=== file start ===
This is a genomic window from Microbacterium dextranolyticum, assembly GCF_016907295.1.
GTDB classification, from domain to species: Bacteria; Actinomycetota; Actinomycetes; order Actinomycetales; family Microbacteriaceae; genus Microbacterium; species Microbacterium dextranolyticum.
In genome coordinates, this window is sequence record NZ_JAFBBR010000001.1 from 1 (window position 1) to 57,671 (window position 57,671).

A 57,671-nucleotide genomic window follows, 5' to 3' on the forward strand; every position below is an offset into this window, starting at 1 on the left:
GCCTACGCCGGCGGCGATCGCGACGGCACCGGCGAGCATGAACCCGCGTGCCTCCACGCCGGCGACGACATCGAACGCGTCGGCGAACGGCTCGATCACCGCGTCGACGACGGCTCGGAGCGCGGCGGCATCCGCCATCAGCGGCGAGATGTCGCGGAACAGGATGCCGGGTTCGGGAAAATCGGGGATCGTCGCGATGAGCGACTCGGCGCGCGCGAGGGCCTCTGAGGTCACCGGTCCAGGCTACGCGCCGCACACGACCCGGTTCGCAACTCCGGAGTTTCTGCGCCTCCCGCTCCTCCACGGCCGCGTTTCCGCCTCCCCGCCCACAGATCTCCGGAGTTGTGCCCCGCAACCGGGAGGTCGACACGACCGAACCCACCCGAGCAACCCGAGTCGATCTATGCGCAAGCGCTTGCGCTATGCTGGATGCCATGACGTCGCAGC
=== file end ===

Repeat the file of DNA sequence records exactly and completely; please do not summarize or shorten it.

This is a genomic window from Microbacterium dextranolyticum, assembly GCF_016907295.1.
GTDB classification, from domain to species: Bacteria; Actinomycetota; Actinomycetes; order Actinomycetales; family Microbacteriaceae; genus Microbacterium; species Microbacterium dextranolyticum.
In genome coordinates, this window is sequence record NZ_JAFBBR010000001.1 from 1 (window position 1) to 57,671 (window position 57,671).

A 57,671-nucleotide genomic window follows, 5' to 3' on the forward strand; every position below is an offset into this window, starting at 1 on the left:
GCCTACGCCGGCGGCGATCGCGACGGCACCGGCGAGCATGAACCCGCGTGCCTCCACGCCGGCGACGACATCGAACGCGTCGGCGAACGGCTCGATCACCGCGTCGACGACGGCTCGGAGCGCGGCGGCATCCGCCATCAGCGGCGAGATGTCGCGGAACAGGATGCCGGGTTCGGGAAAATCGGGGATCGTCGCGATGAGCGACTCGGCGCGCGCGAGGGCCTCTGAGGTCACCGGTCCAGGCTACGCGCCGCACACGACCCGGTTCGCAACTCCGGAGTTTCTGCGCCTCCCGCTCCTCCACGGCCGCGTTTCCGCCTCCCCGCCCACAGATCTCCGGAGTTGTGCCCCGCAACCGGGAGGTCGACACGACCGAACCCACCCGAGCAACCCGAGTCGATCTATGCGCAAGCGCTTGCGCTATGCTGGATGCCATGACGTCGCAGC